Tidbits #13 – DJ Culture…

dj_tiesto
…dance with me. DJ culture, let’s pretend. Living in a satellite fantasy, waiting for the night to end…

Tiësto

DJ Tiësto

I will admit it – being a child of the 60’s, I was trancing to the Pet Shop Boys tunes in the80’s… Dutch DJ Tiesto above reportedly earned 20MM USD in 2011 by headlining blockbuster events. My students at Columbia College here in Chicago (I teach economics to fine arts majors) pointed out that the DJ in the latest Blackberry Bold commercial is someone named Diplo, another mover-and-shaker in the rise of the DJ culture here in North America…

Diplo

DJ Diplo

DJs have always been big in Europe – I experienced it firsthand living in London in the early 2000s working in the derivatives industry. I still cannot get the snappy beats from Neutrino and Oxide’s Bound 4 Da Reload out of my head (their first hit from 2001 debut album, I believe)… Tiesto and Diplo are two of many DJs whose status now equals that of rock-stars. What led to their sudden and emphatic rise, and is there business lesson in this for us (much like SMB chief editor’s recent flammable post on the Bucket Boys and the follow-up)? From my non-artistic vantage point, there are 3 reasons:

 

 

  • Original content – in the past DJs spun someone else’s creations. Now they collaborate with big name artists to produce original tunes and sound. Before they were commodity – now the good ones are true artists up there with Usher and Beyoncé.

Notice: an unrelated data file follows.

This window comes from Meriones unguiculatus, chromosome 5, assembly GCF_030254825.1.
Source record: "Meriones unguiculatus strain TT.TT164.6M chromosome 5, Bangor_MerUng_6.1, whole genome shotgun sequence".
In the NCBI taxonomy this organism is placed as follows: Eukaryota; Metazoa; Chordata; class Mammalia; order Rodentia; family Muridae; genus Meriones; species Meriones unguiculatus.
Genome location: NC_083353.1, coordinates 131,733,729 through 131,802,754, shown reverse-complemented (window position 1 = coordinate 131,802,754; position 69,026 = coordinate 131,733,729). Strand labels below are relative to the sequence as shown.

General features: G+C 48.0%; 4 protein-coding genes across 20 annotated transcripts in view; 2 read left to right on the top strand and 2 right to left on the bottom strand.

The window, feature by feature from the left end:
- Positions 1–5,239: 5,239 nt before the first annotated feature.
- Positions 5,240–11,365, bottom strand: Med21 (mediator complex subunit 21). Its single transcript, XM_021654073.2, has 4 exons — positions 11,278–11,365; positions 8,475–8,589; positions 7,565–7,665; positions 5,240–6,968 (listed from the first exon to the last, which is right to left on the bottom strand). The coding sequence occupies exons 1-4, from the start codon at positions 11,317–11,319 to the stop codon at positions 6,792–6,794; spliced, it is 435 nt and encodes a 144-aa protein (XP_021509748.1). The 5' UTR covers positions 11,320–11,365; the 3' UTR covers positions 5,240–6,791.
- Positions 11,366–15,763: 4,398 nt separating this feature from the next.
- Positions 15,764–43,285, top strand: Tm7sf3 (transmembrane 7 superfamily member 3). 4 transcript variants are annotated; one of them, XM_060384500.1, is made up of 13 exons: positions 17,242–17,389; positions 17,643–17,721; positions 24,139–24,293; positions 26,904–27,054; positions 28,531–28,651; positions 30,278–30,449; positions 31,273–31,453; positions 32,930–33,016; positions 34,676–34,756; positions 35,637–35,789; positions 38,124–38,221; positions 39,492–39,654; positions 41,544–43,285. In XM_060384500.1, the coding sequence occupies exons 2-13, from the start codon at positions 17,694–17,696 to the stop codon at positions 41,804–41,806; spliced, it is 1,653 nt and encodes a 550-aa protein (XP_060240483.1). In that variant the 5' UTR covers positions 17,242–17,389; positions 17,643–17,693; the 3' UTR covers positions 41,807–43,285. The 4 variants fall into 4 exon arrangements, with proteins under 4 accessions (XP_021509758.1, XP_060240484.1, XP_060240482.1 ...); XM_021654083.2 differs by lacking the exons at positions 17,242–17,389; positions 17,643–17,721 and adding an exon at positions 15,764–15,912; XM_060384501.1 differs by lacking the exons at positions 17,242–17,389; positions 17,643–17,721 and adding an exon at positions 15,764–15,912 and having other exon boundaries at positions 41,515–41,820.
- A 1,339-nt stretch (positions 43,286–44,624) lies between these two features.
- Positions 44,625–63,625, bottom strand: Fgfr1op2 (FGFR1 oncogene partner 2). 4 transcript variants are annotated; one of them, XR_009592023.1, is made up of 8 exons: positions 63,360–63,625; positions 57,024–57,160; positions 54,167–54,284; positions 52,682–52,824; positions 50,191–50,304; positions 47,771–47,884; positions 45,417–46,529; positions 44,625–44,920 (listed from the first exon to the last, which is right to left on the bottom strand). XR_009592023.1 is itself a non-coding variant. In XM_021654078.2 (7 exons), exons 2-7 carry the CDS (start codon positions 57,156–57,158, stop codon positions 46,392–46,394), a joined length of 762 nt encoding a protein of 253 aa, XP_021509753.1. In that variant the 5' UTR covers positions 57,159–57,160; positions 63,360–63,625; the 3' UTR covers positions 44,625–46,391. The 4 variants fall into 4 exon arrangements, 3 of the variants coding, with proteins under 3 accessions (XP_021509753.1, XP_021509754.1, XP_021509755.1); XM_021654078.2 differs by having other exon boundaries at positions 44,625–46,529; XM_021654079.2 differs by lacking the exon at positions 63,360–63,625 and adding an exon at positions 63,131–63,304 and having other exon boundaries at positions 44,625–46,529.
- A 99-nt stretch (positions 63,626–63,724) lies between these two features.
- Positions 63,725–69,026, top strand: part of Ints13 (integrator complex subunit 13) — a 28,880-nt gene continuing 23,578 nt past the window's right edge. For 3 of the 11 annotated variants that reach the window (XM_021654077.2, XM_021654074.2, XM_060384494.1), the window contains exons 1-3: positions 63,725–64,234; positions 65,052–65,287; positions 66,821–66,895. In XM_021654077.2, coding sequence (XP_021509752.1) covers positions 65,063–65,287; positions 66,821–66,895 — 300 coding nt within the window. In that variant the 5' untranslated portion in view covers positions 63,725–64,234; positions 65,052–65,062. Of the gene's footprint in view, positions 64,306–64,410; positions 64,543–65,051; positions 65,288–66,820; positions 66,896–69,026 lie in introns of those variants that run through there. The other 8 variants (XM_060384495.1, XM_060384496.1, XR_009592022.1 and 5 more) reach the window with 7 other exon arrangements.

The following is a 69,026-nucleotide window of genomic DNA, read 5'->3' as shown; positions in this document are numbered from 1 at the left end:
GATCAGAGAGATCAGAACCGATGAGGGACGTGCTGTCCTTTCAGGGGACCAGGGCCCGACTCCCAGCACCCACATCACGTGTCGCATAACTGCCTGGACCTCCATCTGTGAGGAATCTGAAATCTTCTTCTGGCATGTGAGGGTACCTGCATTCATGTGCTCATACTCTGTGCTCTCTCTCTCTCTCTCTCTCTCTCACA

• Scale – there’s only so much you can charge by spinning at nightclubs, whether the content is original or not. By choosing to headline events like Coachella and Lollapalooza instead, they are able to earn more, a lot more.
  • Approach – this hypothesis is from my students. The good ones approach every gig like it’s a business deal. They have a chief of staff, functional specialists and good advisors; they plan, forecast, execute and review what went well and what didn’t; and they keep their eyes wide open for the next big thing¸ whatever it may be or wherever it may come from…

I believe there is a business lesson in this for all of us. By the way, seeing how big they are getting, I doubt this is a passing fad – the trend isn’t likely to slow anytime soon…

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About Richard Lee
Experienced finance and operations professional. Currently partner in five companies, adjunct professor of economics at Columbia College and executive contributor to a small business blog (www.SMBmatters.com); following corporate finance, M&A and management consulting tenures with Orbitz and Diamond Technology Partners; and six years of service with the United States Army.

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